Obama Rebuilds Bush Administration Health Care Conscience Clause
In parts of the U.S., conscience clauses exist within medical care laws that permit medical care workers to decline performing procedures that violate their religious values. Experts are quick to point out that pursuing one’s conscience can very easily run afoul of the Hippocratic Oath to serve all patients in a fair manner. Based upon the Obama administration’s recent changes to the conscience terms, it appears that idea is shared. Obama’s changes to the conscience terms supersede provisions written in during the final days of the Pres. George W. Bush administration. People take out quick short term loans for health care, and do not expect their doctor’s religious beliefs to get in the way of their health care.
Started by George W. Bush was the conscience terms
During President Bush’s final days in office, a conscience clause was inserted into laws pertaining to health care workers. Concerns over providing emergency contraception, treating homosexual patients and prescribing birth control to single women were cited as reasons for the conscience terms by the Bush administration.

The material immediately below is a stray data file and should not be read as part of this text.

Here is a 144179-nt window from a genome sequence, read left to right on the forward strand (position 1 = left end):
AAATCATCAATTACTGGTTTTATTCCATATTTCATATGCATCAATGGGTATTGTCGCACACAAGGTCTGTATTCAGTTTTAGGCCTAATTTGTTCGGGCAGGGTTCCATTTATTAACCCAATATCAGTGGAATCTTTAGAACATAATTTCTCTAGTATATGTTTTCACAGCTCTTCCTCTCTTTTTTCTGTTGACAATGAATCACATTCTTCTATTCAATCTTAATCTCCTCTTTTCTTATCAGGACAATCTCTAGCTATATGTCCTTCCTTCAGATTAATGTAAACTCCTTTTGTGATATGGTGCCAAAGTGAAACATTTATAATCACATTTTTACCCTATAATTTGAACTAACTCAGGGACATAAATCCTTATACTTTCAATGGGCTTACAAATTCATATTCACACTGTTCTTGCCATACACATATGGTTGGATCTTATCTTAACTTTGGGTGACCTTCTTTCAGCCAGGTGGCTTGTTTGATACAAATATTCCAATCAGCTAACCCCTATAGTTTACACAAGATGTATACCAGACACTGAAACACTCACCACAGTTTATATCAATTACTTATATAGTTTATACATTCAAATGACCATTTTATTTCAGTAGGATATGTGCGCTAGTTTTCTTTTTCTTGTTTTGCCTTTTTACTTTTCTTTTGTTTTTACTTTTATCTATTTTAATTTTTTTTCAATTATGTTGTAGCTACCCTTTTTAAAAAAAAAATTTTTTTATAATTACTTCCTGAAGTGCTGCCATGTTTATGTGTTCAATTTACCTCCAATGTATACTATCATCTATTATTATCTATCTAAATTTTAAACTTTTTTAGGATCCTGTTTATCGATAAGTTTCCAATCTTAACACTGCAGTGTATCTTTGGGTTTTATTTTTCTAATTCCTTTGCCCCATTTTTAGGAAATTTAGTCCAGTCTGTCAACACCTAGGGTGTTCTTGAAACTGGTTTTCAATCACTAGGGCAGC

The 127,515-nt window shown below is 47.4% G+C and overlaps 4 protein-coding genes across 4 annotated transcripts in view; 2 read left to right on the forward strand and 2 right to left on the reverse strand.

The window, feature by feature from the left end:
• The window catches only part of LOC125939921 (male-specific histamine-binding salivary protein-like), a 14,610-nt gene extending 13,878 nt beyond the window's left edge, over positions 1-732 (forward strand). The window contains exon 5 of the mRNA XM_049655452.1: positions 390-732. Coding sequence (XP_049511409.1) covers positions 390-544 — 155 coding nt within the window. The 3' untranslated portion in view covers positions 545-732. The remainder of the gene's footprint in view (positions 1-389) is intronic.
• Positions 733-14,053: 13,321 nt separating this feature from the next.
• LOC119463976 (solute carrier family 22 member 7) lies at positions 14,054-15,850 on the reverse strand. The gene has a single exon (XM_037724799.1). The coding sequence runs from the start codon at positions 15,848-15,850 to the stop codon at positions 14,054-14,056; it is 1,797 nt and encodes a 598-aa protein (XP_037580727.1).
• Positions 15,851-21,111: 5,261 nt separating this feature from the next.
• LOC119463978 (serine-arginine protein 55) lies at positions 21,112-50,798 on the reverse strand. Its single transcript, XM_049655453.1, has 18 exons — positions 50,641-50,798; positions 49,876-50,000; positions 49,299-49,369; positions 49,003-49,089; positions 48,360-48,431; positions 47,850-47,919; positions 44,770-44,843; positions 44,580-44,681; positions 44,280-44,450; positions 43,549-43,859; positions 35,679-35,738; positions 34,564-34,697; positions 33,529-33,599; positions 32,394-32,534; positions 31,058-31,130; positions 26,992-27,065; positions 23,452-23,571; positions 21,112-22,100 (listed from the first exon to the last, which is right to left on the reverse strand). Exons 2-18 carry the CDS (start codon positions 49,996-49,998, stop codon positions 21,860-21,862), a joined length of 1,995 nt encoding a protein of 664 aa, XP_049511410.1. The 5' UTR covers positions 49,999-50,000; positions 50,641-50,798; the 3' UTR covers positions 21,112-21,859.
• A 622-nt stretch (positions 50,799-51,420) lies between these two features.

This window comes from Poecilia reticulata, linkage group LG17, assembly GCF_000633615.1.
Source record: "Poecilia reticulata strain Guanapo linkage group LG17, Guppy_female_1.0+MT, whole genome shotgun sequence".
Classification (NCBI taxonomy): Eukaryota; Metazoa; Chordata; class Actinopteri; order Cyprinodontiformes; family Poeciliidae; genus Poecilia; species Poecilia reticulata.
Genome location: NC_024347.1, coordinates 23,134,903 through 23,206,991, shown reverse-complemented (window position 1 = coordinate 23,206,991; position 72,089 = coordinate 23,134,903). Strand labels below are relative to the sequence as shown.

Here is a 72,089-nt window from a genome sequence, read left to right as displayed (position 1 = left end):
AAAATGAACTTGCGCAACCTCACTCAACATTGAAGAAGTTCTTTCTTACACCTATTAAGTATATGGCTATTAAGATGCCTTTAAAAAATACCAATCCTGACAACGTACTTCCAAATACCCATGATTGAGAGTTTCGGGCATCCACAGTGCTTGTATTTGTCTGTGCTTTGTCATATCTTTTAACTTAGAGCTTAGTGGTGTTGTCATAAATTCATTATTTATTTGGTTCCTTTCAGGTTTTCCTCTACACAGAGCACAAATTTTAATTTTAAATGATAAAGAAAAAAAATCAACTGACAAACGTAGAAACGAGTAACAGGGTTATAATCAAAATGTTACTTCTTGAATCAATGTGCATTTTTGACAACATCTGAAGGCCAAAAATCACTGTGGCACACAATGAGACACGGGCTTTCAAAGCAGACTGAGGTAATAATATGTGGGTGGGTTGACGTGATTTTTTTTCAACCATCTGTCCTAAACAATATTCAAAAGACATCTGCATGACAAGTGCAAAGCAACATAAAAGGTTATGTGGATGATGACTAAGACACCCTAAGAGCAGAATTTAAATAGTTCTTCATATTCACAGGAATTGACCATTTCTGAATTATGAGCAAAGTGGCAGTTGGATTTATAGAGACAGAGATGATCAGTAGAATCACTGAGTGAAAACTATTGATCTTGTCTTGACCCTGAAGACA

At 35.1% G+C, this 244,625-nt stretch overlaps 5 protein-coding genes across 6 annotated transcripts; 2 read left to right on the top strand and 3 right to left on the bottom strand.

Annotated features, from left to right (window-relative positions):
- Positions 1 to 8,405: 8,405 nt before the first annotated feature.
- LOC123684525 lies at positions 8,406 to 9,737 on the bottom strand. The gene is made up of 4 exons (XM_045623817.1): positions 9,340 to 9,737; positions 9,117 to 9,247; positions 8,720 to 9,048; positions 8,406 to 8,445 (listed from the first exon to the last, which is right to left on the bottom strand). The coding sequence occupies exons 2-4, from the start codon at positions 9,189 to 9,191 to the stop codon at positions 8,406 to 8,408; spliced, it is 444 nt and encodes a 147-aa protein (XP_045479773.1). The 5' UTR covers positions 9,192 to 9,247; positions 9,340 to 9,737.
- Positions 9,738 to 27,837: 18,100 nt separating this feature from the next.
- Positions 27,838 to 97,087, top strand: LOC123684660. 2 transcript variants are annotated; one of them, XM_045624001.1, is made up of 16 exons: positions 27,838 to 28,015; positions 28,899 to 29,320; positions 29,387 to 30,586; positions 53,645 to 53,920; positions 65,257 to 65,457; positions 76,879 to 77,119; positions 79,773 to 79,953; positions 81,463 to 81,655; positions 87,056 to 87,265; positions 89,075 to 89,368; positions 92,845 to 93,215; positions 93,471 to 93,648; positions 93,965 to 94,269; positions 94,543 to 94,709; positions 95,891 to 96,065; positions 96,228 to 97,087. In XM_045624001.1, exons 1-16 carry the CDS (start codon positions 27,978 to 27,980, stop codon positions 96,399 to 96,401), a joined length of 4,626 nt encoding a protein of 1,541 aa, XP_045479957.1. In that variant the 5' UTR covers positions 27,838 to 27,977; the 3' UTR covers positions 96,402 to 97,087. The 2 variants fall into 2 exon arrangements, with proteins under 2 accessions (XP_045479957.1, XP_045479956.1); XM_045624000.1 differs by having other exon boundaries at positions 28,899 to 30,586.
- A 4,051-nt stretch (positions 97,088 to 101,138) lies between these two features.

The rules are “unclear and potentially over-broad in scope.” This is what the Obama administration thinks of it all. The new exception in the conscience laws only states for conscience/religious grounds instead of all of the stated above. This will go into impact in 30 days. The process through which health care workers can file complaints was also retained.
The rules of federal funds dispersed
If organizations wouldn’t accommodate medical care workers that have religious and conscience problems with procedures, then the federal funds to state and local governments, hospitals, health plans and clinics would be cut off with the Bush regulation.
You will find clearer definitions of the conscience law with Obama though. Procedurally, matters of women’s health have received greater attention. Under the new rules, roadblocks to obtaining abortion, contraceptive and fertility treatments can be lessened substantially.
A statement by the United States Department of Health and Human Services speaks to the balance the Obama compromise has struck:
“The administration strongly supports provider conscience laws that protect and support the rights of health care providers, and also recognizes and supports the rights of patients. … The rule being issued today builds on these laws by providing a clear enforcement process.”
Lou Dobbs’ story on the conscience clause